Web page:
Wanted: Developers for Yahoo's Internet TV

Yahoo is betting big on its Yahoo Connected TV platform, and the company is looking for developers to help advance the platform. Yahoo is counting on developers to build new TV Widgets using the Yahoo Widget Development Kit (WDK). The company touted its Internet TV strategy to developers at its Open Hack Day event in New York.

NEW YORK-Yahoo is betting big on its Yahoo Connected TV platform, and the company is looking for developers to help advance the platform.

At the Yahoo Open Hack Day event here, Russ Schafer, senior director of product marketing for Yahoo's Connected TV and Desktop group, said Yahoo is "combining the best of broadcast TV with the best of the Internet."

Yahoo is doing this through TV Widgets-compact Internet applications that deliver the best of the Web to a user's TV.

"TV Widgets will drive adoption," Schafer said. And Yahoo is fostering a TV Widget ecosystem. The Yahoo TV Widgets are supported on TVs from Samsung, Sony, LG and Vizio. By the end of 2009, Schafer said he expects there to be at least 100 TV Widgets available, and more than 1,000 by the end of 2010.

To help promote the development of more TV Widgets and applications, Yahoo held a programming contest where the winner took home an HDTV, and second and third prizes were generous gift certificates from Best Buy.

Schafer said Yahoo's TV Widgets are powered by the Yahoo Widget Engine, a fifth-generation applications platform evolved from the popular Konfabulator widget platform for the PC. The engine has been re-engineered specifically for consumer electronics devices. The Yahoo Widget Engine also provides an entry-level framework for running TV Widgets on the constrained hardware capabilities of today's integrated digital TVs. The Widget Development Kit (WDK) is now available to developers, CE manufacturers, advertisers and content publishers on a limited basis, providing the tools needed to create TV Widget experiences.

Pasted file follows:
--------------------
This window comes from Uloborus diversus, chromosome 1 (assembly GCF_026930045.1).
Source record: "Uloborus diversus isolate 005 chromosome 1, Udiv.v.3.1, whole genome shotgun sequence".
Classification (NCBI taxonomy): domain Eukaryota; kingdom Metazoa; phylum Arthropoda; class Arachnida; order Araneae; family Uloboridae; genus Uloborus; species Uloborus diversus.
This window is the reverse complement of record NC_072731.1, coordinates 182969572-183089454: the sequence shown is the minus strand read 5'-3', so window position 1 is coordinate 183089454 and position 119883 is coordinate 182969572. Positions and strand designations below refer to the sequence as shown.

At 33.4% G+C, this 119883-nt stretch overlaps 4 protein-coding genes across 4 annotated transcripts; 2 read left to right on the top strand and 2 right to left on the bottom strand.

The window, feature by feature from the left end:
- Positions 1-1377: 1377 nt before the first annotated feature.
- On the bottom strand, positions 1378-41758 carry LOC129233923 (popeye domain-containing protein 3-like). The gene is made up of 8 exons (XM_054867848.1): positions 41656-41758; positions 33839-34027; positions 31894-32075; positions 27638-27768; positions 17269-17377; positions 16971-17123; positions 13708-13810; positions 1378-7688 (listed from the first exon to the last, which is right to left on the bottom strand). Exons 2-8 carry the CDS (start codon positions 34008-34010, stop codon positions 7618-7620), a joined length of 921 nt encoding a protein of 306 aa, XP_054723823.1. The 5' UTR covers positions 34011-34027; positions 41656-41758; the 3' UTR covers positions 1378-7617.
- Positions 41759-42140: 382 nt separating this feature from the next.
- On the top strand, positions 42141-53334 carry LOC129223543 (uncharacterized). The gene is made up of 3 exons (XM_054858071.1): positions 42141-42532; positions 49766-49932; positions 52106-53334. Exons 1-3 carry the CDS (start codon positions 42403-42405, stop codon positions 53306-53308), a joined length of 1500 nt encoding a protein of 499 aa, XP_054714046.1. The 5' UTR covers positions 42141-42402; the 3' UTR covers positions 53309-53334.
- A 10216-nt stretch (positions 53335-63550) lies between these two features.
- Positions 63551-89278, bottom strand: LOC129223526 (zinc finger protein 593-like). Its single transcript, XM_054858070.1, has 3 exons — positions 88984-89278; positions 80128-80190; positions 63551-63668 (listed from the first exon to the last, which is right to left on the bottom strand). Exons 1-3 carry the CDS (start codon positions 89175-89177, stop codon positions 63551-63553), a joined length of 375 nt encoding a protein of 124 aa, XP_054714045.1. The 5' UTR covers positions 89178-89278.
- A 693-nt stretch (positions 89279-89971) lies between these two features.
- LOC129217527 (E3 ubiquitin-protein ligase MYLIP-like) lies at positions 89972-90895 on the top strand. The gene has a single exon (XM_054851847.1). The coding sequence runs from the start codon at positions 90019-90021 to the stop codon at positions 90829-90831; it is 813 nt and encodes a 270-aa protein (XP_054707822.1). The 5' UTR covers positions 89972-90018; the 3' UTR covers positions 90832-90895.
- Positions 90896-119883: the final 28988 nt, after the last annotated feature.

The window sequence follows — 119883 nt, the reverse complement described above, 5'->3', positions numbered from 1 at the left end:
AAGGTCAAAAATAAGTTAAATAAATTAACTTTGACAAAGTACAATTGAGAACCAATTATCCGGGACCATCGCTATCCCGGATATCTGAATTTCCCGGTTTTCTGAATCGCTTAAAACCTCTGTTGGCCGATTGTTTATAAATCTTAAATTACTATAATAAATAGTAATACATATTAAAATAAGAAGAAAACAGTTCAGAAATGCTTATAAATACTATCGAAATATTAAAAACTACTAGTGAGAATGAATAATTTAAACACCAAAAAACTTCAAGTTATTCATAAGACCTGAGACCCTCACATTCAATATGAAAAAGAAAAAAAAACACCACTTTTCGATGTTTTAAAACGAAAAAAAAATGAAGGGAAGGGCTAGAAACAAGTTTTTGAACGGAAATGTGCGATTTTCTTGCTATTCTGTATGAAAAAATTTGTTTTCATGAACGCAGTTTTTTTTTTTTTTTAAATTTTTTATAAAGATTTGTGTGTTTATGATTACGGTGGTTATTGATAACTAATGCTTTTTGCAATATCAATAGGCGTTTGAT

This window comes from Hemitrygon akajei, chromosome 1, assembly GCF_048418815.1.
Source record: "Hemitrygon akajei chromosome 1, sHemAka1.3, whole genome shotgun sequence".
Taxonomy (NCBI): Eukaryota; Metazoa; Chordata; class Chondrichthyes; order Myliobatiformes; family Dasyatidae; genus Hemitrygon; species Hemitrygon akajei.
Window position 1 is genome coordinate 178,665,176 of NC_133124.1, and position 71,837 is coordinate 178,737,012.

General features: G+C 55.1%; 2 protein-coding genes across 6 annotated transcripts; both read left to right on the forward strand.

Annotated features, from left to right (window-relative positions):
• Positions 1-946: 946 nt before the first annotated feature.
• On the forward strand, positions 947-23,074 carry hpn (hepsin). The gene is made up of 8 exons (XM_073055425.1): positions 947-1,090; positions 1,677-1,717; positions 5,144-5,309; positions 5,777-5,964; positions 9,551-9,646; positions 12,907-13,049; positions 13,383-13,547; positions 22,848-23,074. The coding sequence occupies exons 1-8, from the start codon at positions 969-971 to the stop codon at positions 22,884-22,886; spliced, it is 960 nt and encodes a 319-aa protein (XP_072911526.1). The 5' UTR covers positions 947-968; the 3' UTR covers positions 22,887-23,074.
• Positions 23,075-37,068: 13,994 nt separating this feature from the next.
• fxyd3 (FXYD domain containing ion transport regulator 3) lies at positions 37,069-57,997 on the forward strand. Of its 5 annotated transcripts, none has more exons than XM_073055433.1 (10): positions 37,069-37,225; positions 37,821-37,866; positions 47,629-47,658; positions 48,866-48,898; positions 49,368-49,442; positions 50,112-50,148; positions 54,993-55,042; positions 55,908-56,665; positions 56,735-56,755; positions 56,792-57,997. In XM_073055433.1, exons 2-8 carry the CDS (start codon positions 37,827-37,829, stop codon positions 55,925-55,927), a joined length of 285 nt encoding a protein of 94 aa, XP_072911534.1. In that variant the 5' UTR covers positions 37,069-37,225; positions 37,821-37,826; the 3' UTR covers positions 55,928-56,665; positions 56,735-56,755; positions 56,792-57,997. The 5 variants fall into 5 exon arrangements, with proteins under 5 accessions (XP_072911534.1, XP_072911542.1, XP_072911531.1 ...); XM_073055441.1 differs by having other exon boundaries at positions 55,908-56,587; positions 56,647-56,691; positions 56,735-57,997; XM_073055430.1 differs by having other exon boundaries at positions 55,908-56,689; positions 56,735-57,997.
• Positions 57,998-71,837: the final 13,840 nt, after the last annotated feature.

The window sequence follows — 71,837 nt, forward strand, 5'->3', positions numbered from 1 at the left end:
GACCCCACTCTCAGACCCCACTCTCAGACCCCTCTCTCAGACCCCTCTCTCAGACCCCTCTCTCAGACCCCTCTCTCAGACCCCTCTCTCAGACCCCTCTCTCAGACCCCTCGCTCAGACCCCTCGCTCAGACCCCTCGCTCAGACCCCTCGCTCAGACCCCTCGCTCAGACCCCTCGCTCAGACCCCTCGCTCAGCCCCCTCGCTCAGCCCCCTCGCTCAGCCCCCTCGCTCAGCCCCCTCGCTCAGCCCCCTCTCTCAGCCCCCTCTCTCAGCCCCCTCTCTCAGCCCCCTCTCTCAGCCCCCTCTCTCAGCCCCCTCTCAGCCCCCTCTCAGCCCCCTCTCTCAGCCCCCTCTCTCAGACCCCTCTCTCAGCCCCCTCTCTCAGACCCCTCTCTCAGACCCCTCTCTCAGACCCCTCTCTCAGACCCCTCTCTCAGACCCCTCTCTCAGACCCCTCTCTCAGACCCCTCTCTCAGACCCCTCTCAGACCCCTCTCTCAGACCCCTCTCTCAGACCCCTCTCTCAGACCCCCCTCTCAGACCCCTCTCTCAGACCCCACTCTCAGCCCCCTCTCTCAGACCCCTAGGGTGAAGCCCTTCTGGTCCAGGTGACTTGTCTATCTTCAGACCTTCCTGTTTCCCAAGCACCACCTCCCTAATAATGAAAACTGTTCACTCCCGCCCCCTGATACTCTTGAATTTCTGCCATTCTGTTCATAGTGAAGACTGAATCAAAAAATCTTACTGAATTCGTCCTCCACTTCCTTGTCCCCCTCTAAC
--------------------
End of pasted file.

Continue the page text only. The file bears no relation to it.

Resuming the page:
Thus far, more than 3,000 developers have signed up for the WDK, Schafer said. With the WDK, developers and publishers can quickly create and deploy TV Widgets by leveraging a rich set of interfaces called the Widget Channel API. Produced in a collaborative effort between Yahoo and Intel and powered by the Yahoo Widget Engine, the Widget Channel API provides access to popular Internet technologies such as JavaScript, X M L and HTML. In addition, Schafer said Yahoo partners such as Widget Realm and Transpond are developing Web-based environments for developing widgets to run on the Yahoo Connected TV platform.

Schafer said developers can extend their brand, services and content to a mass market of new users by creating TV Widgets. TV Widgets enable popular Internet services and online media to reach viewers with applications specifically tailored to the needs of TV enthusiasts. The integrated Internet experience, powered by the Yahoo Widget Engine, will be available in a variety of consumer electronics products, including television sets from the four manufacturers listed earlier.

Users can view movies, video clips, news updates, photos, messages and more with TV Widgets. And users can go to the Yahoo Widget Gallery and choose from a growing list of TV Widgets-soon to include Yahoo properties such as News, Weather, Sports, Video and Flickr, as well as popular providers like The New York Times, eBay, CBS and Showtime.

The TV Widgets experience starts with a user dock. The TV Widget Dock enables users to select all their favorite TV Widgets, and connect to popular Internet services and online media, while watching their favorite shows. Every member of a household can create a profile of their personal selection of TV Widgets. And users can have up to eight profiles per TV, Schafer said.

Jeremy Johnstone, a member of the Yahoo Connected TV team, demonstrated the developer platform using the WDK. He noted that Yahoo provides a simulator environment that enables developers to simulate the TV on their PC. It runs on Ubuntu Linux, he said.

Schafer said Yahoo's goal is to take its connected TV story "outside the TV as 2010 comes along" to things such as set-top boxes and other devices that have "hard drives and storage space."